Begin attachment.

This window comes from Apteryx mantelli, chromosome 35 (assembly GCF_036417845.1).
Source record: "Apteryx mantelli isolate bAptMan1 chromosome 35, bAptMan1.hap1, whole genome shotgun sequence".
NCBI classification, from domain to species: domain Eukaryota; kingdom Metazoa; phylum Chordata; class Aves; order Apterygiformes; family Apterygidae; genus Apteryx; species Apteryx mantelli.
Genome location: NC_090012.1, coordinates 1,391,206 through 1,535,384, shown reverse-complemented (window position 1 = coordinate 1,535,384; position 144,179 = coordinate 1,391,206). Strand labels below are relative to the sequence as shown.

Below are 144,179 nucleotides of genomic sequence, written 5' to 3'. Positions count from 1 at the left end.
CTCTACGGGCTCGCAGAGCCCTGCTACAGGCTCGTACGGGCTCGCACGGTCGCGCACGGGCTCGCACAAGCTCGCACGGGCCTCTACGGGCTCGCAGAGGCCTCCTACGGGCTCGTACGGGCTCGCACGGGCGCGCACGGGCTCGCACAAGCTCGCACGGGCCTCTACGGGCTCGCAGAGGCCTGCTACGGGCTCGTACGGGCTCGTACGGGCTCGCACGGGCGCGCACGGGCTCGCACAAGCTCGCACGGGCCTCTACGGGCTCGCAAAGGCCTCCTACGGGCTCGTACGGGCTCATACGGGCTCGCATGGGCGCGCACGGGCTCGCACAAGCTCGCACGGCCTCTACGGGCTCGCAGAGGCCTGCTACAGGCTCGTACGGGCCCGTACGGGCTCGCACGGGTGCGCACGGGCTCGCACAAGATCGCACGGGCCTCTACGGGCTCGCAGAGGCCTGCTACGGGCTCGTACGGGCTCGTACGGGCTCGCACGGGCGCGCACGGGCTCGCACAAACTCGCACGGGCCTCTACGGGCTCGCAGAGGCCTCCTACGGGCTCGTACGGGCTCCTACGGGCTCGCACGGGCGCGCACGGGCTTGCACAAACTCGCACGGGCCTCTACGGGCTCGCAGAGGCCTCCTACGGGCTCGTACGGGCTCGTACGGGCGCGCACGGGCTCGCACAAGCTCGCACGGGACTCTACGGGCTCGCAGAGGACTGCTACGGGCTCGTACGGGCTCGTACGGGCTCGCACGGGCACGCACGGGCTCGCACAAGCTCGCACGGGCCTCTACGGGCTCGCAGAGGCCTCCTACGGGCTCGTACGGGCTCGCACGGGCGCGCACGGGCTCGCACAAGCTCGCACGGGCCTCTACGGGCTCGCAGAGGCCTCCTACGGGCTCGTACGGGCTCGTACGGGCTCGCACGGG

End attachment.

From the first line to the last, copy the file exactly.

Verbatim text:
This window comes from Apteryx mantelli, chromosome 35 (assembly GCF_036417845.1).
Source record: "Apteryx mantelli isolate bAptMan1 chromosome 35, bAptMan1.hap1, whole genome shotgun sequence".
NCBI classification, from domain to species: domain Eukaryota; kingdom Metazoa; phylum Chordata; class Aves; order Apterygiformes; family Apterygidae; genus Apteryx; species Apteryx mantelli.
Genome location: NC_090012.1, coordinates 1,391,206 through 1,535,384, shown reverse-complemented (window position 1 = coordinate 1,535,384; position 144,179 = coordinate 1,391,206). Strand labels below are relative to the sequence as shown.

Below are 144,179 nucleotides of genomic sequence, written 5' to 3'. Positions count from 1 at the left end.
CTCTACGGGCTCGCAGAGCCCTGCTACAGGCTCGTACGGGCTCGCACGGTCGCGCACGGGCTCGCACAAGCTCGCACGGGCCTCTACGGGCTCGCAGAGGCCTCCTACGGGCTCGTACGGGCTCGCACGGGCGCGCACGGGCTCGCACAAGCTCGCACGGGCCTCTACGGGCTCGCAGAGGCCTGCTACGGGCTCGTACGGGCTCGTACGGGCTCGCACGGGCGCGCACGGGCTCGCACAAGCTCGCACGGGCCTCTACGGGCTCGCAAAGGCCTCCTACGGGCTCGTACGGGCTCATACGGGCTCGCATGGGCGCGCACGGGCTCGCACAAGCTCGCACGGCCTCTACGGGCTCGCAGAGGCCTGCTACAGGCTCGTACGGGCCCGTACGGGCTCGCACGGGTGCGCACGGGCTCGCACAAGATCGCACGGGCCTCTACGGGCTCGCAGAGGCCTGCTACGGGCTCGTACGGGCTCGTACGGGCTCGCACGGGCGCGCACGGGCTCGCACAAACTCGCACGGGCCTCTACGGGCTCGCAGAGGCCTCCTACGGGCTCGTACGGGCTCCTACGGGCTCGCACGGGCGCGCACGGGCTTGCACAAACTCGCACGGGCCTCTACGGGCTCGCAGAGGCCTCCTACGGGCTCGTACGGGCTCGTACGGGCGCGCACGGGCTCGCACAAGCTCGCACGGGACTCTACGGGCTCGCAGAGGACTGCTACGGGCTCGTACGGGCTCGTACGGGCTCGCACGGGCACGCACGGGCTCGCACAAGCTCGCACGGGCCTCTACGGGCTCGCAGAGGCCTCCTACGGGCTCGTACGGGCTCGCACGGGCGCGCACGGGCTCGCACAAGCTCGCACGGGCCTCTACGGGCTCGCAGAGGCCTCCTACGGGCTCGTACGGGCTCGTACGGGCTCGCACGGG